Popular music streaming service, Spotify, has finally made its entry into Africa with a launch in South Africa.

Africa is “the home continent of music historically,” Spotify MD of Europe, Middle East and Africa (EMEA) Michael Krause said as the world’s largest streaming service launched in South Africa. “This is our first African country, our first step onto this continent. It’s really great to be here,” he told me at the launch in Johannesburg.

“It’s very important to have local playlists and local music available,” he told me, explaining why it has taken time to launch in Africa. There are plans for other countries in Africa, but no specific plans have been announced yet.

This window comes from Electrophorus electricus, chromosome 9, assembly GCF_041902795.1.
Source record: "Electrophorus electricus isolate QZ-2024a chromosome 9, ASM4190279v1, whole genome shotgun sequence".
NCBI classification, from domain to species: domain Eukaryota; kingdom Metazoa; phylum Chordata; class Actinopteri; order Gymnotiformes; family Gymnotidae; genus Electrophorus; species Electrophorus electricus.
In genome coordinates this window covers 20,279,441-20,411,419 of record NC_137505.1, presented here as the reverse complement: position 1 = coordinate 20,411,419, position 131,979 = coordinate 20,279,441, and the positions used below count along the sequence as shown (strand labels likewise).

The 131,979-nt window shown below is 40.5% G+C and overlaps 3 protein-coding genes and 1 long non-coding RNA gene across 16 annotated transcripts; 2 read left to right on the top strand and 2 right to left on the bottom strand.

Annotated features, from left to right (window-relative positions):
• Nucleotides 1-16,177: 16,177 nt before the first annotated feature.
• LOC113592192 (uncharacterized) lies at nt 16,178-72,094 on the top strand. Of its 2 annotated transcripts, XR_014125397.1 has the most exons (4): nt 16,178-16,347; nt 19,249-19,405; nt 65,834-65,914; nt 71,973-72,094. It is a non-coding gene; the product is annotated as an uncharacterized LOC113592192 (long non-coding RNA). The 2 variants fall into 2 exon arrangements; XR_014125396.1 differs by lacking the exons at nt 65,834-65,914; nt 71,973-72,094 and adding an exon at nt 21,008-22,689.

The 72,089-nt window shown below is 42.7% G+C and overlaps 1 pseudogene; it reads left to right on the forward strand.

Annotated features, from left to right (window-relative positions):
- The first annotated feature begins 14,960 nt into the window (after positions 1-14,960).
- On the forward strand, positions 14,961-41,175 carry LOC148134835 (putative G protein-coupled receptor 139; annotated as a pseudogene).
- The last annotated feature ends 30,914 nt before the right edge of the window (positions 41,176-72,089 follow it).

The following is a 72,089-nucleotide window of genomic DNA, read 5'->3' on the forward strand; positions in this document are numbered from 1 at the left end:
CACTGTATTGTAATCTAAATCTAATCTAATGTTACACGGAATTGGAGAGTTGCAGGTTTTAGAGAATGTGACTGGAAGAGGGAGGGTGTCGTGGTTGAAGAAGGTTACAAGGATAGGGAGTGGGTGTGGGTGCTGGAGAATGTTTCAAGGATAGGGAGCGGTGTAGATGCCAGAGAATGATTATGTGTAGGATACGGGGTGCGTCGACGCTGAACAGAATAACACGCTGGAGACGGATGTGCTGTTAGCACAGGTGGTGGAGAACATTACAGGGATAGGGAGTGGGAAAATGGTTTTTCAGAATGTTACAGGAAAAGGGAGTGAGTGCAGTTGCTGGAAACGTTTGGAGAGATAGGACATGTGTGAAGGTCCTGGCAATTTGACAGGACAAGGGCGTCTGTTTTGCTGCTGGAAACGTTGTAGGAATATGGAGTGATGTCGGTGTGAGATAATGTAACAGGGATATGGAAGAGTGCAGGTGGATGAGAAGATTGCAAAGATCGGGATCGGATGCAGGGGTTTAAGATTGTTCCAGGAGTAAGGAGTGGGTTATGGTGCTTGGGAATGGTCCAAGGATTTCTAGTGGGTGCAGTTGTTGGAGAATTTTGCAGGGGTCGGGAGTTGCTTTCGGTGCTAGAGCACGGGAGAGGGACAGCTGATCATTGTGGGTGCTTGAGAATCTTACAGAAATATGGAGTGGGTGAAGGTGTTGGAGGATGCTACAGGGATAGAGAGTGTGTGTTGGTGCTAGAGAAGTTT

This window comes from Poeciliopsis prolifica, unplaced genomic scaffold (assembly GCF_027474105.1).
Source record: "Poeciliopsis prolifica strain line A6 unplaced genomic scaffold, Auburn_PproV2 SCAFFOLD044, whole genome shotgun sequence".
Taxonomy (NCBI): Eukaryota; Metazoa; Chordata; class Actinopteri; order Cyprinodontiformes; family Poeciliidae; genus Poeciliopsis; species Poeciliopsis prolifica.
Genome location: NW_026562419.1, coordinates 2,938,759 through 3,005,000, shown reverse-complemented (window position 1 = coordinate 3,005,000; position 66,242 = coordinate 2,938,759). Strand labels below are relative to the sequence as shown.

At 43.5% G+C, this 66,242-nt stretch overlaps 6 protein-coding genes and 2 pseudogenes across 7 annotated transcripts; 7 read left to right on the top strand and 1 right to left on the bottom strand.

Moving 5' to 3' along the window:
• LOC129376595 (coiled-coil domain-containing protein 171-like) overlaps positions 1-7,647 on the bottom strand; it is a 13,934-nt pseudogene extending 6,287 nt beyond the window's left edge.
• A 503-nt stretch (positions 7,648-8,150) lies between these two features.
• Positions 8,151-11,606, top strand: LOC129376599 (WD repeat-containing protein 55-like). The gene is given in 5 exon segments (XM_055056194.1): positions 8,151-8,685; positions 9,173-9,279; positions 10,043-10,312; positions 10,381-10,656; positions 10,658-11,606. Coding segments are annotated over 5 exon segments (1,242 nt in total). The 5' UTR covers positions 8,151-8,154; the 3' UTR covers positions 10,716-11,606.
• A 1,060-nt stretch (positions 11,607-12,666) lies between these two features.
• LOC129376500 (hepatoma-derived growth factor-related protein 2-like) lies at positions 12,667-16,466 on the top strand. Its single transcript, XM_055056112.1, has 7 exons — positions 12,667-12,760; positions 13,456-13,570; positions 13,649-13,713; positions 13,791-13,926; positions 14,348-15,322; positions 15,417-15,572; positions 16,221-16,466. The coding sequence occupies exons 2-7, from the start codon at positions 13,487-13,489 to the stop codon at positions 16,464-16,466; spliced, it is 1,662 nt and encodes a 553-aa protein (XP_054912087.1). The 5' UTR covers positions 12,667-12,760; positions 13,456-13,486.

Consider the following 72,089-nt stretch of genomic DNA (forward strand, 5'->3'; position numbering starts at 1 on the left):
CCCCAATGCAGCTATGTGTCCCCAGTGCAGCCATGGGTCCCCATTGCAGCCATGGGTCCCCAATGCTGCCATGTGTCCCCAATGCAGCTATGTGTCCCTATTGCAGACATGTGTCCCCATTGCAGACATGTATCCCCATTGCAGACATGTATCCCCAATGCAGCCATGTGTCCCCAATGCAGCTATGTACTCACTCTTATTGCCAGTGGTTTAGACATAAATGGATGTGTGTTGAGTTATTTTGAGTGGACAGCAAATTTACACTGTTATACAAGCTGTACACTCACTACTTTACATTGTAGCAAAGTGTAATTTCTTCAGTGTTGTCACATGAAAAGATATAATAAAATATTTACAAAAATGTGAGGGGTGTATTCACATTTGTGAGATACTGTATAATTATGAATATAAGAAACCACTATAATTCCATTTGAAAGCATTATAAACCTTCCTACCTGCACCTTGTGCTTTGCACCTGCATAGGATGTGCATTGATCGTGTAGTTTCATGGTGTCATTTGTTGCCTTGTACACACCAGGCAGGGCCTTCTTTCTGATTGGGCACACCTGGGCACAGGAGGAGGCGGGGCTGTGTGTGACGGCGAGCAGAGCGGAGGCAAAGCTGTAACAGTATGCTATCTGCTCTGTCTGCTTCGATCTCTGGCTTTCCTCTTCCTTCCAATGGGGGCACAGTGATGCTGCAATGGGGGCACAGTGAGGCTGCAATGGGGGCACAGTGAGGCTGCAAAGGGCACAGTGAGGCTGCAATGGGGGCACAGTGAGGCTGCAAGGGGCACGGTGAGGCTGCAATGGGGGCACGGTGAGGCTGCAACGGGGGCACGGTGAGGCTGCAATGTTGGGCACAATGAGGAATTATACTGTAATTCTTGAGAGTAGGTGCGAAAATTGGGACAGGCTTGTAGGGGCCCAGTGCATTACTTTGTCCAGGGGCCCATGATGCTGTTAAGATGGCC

The premium service will cost R60 ($5), which Krause says is well-positioned for affordability and was set after discussions with the music labels.

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“Africa is exciting for us and we want to be in more countries but we have to look at which,” he says. Part of the process includes curating local music and playlists. “We want locally relevant stuff so that people feel at home. If you just launch an international product, It is not something that we want to do.”

Spotify has 159-million users worldwide, of which 71-million pay for the premium service. It has 35-million songs and 2-billion playlists.

Claudius Boller, Spotify’s MD of the MENA region who looks after day-to-day operation and strategy for Africa, says the free service will play three minutes of advertising in an hour of listening.

“This free tier allows people to listen to music, and allows them to move into the premium,” when they are ready or want to save music offline, which is a premium feature.

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